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and for us to stop talking a government allocating special perks to this group or to that group. >> james with the heritage foundation. you mentioned social on to be no ship, this idea of sort of inkling of social impact the bottom line of your business. what do you see as the relationship between social entrepreneurship and the social welfare and also what do you see as the relationship between government and social on to be no ship? should government support it, invest in it vote unquote, or should it just sort of urgent language and stance on? >> that question essential to everything am trying to say, which is the best way that the government can support that kind of behavior is for government to establish neutral set of rules that govern everyone, a set of rules that is designed to create
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an environmental law and order rather than one of chaos. and then make sure that those rules are implemented in an evenhanded fashion so as not to advantage any particular business at the expense of another. that's the best way government can support that, and when government tries to go beyond that our promises to go beyond that, he usually ends up picking the winners and losers, and it becomes destructive to the free market economy. and to the interests of what we're trying to achieve through the free market economy and through robust free civil society. >> frances johnson, landing initiative. we have a challenge for us of gaming more of the general public's for at least a set of them who will see the wisdom,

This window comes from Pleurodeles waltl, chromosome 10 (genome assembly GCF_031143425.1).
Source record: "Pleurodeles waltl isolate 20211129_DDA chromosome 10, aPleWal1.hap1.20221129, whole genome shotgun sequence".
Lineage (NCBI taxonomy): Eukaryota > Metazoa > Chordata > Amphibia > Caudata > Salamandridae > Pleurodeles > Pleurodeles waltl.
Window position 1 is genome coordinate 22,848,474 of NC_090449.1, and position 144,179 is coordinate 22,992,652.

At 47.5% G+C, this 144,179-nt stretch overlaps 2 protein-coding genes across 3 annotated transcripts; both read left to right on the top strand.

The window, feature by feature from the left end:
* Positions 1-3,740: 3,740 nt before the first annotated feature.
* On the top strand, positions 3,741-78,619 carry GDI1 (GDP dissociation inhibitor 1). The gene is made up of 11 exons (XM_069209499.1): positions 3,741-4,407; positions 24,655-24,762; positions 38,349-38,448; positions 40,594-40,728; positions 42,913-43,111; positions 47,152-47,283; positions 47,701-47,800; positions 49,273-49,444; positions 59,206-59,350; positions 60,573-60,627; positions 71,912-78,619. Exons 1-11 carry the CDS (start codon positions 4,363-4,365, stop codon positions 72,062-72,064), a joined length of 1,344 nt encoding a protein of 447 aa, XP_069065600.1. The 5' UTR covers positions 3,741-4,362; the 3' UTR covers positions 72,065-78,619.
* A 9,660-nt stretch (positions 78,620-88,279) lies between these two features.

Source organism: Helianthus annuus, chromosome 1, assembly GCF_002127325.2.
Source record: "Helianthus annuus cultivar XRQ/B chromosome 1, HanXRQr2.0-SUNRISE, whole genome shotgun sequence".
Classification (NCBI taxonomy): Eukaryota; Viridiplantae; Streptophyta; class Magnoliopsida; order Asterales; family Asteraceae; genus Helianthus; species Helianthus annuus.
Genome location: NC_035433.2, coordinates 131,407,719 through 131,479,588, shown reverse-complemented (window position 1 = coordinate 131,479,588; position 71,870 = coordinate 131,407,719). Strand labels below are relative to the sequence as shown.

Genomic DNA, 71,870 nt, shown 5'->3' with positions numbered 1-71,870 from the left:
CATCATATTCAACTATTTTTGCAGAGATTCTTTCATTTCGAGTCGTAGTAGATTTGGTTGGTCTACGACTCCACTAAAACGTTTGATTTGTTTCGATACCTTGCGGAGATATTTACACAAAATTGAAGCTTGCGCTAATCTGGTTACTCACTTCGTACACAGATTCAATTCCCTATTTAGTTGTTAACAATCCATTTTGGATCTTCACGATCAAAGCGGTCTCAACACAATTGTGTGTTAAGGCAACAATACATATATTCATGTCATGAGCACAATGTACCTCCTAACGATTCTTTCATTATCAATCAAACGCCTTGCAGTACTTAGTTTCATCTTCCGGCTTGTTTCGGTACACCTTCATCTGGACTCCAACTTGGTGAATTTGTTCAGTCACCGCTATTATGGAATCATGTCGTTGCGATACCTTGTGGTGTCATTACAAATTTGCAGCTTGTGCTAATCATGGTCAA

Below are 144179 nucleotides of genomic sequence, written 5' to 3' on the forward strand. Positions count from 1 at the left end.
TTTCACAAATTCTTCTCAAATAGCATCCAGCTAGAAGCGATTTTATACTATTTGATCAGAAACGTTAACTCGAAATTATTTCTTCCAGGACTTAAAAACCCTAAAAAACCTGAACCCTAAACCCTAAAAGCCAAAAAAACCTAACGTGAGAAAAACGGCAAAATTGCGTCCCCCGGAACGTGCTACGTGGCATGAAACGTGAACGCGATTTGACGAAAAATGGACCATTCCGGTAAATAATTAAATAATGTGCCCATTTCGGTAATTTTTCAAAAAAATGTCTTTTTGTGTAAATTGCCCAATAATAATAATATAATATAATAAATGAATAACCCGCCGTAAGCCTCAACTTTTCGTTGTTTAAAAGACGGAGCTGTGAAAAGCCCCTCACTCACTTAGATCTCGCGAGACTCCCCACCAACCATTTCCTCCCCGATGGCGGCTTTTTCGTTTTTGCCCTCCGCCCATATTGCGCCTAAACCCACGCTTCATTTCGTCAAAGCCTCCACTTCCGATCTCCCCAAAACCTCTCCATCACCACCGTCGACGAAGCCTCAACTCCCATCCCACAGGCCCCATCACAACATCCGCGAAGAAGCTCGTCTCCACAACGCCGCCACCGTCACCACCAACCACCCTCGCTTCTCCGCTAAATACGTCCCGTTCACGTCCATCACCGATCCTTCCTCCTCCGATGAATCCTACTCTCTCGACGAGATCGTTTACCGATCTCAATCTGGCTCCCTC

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that we're talking about here, and if you will, support legislators, senators for congress who believe the same thing. now, away to a this circle may be to start with the indie game, tell some stories about particular people that have been benefited by the system. the father and children receives compassion and a fair process, a child in school who has been enabled to go through the sixth grade learning more because of the free school system, the entitlement since one. but starting with some examples,